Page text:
Proportionality’s Function

Abstract

In this paper I argue that punishment should be proportional to desert; that desert turns solely on culpability and not on results: that culpability is a function of what the actor perceives are the risks of his act to others’ interests and the reasons he perceives that might justify, excuse, or aggravate taking those risks; that because culpability is a complex function, ordinally ranking acts in terms of culpability is quite difficult; that converting the ordinal ranking into cardinal measures of deserved punishment must perforce be controversial; and that deserved punishment, which is deserved suffering, must somehow deal with the fact that the actor may have already suffered undeservedly (or may have benefitted undeservedly).

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Notes

  1. 1.

    I believe this is the view of retributivists such as Michael Moore and Leo Zaibert. See, e.g., Michael S. Moore, “Responses and Appreciations, “in Legal, Moral, and Metaphysical Truths: The Philosophy of Michael S. Moore, K.K. Ferzan and S.J. Morse, eds. (Oxford: Oxford University Press, 2016), 444-448; Leo Zaibert, Rethinking Punishment (ALdershot: Ashgate Publishing, 2018). See Also Mitchell M. Berman, “Modest Retributivism,” in Legal, Moral, and Metaphysical Truths, 35. It is surely my view.

  2. 2.

    See Larry Alexander and Kimberly Kessler Ferzan, Crime and Culpability: A Theory of Criminal Law (Cambridge: Cambridge University Press, 2009).

  3. 3.

    My frequent co-author, Kim Ferzan, is obviously one. See id. But so, for example, was Sanford Kadish. See, e.g., “The Criminal Law and the Luck of the Draw,” 84 J. Criminal Law and Criminology 1501 (1994).

  4. 4.

    Matters would be different if the search for the ring were viewed by Sam, Sue, and their parents as a lottery, with the yard to search as the lottery ticket and a prize awarded only to the one who finds the ring. As I have imagined the situation, however, it does not have those characteristics.

  5. 5.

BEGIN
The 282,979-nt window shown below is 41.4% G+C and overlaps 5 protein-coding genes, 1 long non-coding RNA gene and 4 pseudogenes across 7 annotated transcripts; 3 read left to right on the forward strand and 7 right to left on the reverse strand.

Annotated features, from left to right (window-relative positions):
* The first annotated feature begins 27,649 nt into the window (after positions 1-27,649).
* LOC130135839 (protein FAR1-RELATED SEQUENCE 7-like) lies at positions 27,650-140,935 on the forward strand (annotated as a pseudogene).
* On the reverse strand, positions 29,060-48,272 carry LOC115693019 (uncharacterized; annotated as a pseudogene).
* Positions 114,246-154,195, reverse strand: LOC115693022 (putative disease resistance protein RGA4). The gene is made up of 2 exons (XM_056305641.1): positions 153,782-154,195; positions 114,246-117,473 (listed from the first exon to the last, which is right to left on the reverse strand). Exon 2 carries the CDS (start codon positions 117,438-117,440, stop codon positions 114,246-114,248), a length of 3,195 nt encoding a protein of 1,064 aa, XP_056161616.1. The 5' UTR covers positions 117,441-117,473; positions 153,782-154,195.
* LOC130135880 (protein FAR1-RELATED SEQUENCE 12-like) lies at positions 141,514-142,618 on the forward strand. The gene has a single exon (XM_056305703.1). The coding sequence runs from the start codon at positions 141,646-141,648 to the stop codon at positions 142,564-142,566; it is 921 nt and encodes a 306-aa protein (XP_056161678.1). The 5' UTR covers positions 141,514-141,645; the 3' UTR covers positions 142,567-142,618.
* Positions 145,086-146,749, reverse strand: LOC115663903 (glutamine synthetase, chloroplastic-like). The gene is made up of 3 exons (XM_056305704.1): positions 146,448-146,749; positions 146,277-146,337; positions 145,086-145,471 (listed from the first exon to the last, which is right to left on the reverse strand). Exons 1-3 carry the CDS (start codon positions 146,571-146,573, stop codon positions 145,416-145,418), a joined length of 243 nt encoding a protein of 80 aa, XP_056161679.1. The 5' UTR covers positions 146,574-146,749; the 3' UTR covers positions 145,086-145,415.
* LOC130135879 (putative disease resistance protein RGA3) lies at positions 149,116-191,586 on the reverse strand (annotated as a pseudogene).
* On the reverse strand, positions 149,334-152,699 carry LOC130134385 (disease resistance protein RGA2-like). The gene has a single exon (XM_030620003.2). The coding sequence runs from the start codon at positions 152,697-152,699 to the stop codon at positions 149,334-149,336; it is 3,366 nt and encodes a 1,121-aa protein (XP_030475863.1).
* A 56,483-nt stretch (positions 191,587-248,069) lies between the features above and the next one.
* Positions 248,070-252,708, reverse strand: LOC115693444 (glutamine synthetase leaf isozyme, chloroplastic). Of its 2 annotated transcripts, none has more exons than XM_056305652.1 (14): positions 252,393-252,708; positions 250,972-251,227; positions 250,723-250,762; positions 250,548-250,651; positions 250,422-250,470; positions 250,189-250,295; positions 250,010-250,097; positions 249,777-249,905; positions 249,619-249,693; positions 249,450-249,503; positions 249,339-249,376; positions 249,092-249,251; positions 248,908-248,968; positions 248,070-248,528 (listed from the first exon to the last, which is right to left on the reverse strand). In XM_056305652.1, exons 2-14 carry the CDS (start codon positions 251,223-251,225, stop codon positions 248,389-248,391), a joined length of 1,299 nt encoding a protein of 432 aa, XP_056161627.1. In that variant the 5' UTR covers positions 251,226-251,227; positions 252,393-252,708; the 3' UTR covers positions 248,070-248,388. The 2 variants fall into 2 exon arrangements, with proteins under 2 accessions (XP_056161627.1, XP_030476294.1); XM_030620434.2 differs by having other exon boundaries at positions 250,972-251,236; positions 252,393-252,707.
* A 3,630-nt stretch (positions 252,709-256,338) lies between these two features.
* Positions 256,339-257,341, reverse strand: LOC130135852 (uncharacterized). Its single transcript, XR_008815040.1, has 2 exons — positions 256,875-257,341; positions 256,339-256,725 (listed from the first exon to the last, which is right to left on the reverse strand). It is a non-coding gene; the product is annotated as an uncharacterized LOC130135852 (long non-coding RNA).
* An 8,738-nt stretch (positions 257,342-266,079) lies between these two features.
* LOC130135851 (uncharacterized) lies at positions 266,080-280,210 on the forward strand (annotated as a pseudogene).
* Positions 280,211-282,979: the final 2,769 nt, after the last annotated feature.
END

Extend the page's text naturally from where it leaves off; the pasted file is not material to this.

See Alexander and Ferzan, supra note 2, at chs, 2,4.

  6. 6.

    I believe that constitutive luck, if it undermines desert, also undermines all normativity, with all “oughts” translatable into “was,” “is,” and “will be.” See Larry Alexander, “The Most Persuasive Frankfurt Example and What It Shows: Or Why Determinism is Not the Greatest Threat to Moral Responsibility,” 4 Open J. Phil. 141 (2014). See also Larry Alexander, “Hard Incompatibilism and the Rejection of Moral Responsibility: A Skeptical Look at an Optimistic Account, “http://ssrn.com/abstract=2909237.

  7. 7.

    Obviously, there is more to say about circumstantial luck than I have said or will say here. One thing to note, however, is that the closest possible world to which theorists advert when they claim that there is a truthmaker to counterfactuals about what people would have done had circumstances differed is that the closest possible world will itself be the product of circumstantial luck. What Hilda would have done had a Nazi-fleeing Jew sought refuge with her will itself reflect what she would have done in some other circumstances that did not obtain, and so on and so on.

  8. 8.

    Obviously, this raises the issue of the truth of counterfactuals.

  9. 9.

    See Alexander and Ferzan, supra note 2, at 184–185.

  10. 10.

    I omit here the issue of whether the actor’s views about justifications, mitigations, and aggravations are material to his culpability, an issue that is much debated. For a sample of that debate, see Larry Alexander and Kimberly Kessler Ferzan, Reflections on Crime and Culpability: Problems and Puzzles (Cambridge: Cambridge University Press, 2018), chap. 6.

  11. 11.

    See Alexander and Ferzan, supra note 10, at chap. 8.

  12. 12.

    See id.

  13. 13.

    See id.

  14. 14.

    This was one problem with Victor Tadros’s account of the proper level of punishment. See Larry Alexander, “Can Self-Defense Justify Punishment?.” 32 Law and Phil. 159 (2013).

  15. 15.

    See Alexander and Ferzan, supra note 10, at ch. 10. See also Larry Alexander, “Retributive Justice,” in S Olsaretti, ed., Oxford Handbook of Distributive Justice (Oxford: Oxford University Press, 2018).

  16. 16.

    Again, with the qualification that there are often good reasons to punish less than is deserved, though that will entail the loss of an intrinsic good.

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Alexander, L. Proportionality’s Function. Criminal Law, Philosophy (2021). https://doi.org/10.1007/s11572-021-09564-x

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Keywords

  • Proportionality
  • Punishment
  • Culpability
  • Suffering
  • Risks